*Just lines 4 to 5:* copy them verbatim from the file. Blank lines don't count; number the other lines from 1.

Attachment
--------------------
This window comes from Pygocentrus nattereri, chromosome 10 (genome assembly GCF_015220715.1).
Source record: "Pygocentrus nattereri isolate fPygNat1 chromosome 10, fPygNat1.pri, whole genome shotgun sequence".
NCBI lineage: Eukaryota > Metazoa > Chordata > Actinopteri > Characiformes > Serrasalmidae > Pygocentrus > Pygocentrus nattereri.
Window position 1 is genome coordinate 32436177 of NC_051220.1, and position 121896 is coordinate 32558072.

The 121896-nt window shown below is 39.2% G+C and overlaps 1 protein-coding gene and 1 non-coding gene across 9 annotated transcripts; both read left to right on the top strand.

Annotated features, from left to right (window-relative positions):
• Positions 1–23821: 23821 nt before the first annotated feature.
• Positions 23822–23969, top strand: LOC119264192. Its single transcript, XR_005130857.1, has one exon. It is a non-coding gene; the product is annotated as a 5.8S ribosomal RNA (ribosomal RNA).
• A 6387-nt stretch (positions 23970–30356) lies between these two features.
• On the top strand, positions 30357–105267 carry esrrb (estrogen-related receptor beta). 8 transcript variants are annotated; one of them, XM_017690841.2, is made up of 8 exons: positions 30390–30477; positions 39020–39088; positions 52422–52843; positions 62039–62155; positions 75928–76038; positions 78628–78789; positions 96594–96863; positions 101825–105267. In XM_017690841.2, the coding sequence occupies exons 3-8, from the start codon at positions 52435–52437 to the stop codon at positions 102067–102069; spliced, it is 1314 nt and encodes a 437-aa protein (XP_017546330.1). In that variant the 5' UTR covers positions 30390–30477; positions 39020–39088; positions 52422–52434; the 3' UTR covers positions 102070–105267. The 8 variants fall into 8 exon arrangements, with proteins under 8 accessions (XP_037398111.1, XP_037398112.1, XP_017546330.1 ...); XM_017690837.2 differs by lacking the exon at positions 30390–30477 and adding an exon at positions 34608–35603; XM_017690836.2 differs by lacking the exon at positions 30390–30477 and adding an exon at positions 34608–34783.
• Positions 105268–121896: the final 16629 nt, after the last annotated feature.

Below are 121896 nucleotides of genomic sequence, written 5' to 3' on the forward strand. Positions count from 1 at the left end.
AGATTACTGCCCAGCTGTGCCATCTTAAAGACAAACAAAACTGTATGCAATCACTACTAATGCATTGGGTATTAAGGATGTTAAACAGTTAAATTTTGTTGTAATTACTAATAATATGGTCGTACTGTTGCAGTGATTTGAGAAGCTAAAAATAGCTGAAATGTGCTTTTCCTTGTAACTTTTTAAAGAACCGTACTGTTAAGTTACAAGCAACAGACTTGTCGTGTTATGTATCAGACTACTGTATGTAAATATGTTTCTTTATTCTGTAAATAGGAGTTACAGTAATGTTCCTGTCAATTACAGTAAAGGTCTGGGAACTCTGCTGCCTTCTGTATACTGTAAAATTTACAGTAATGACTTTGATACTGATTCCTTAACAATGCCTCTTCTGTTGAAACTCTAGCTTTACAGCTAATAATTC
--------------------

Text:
Window position 1 is genome coordinate 32436177 of NC_051220.1, and position 121896 is coordinate 32558072.

The 121896-nt window shown below is 39.2% G+C and overlaps 1 protein-coding gene and 1 non-coding gene across 9 annotated transcripts; both read left to right on the top strand.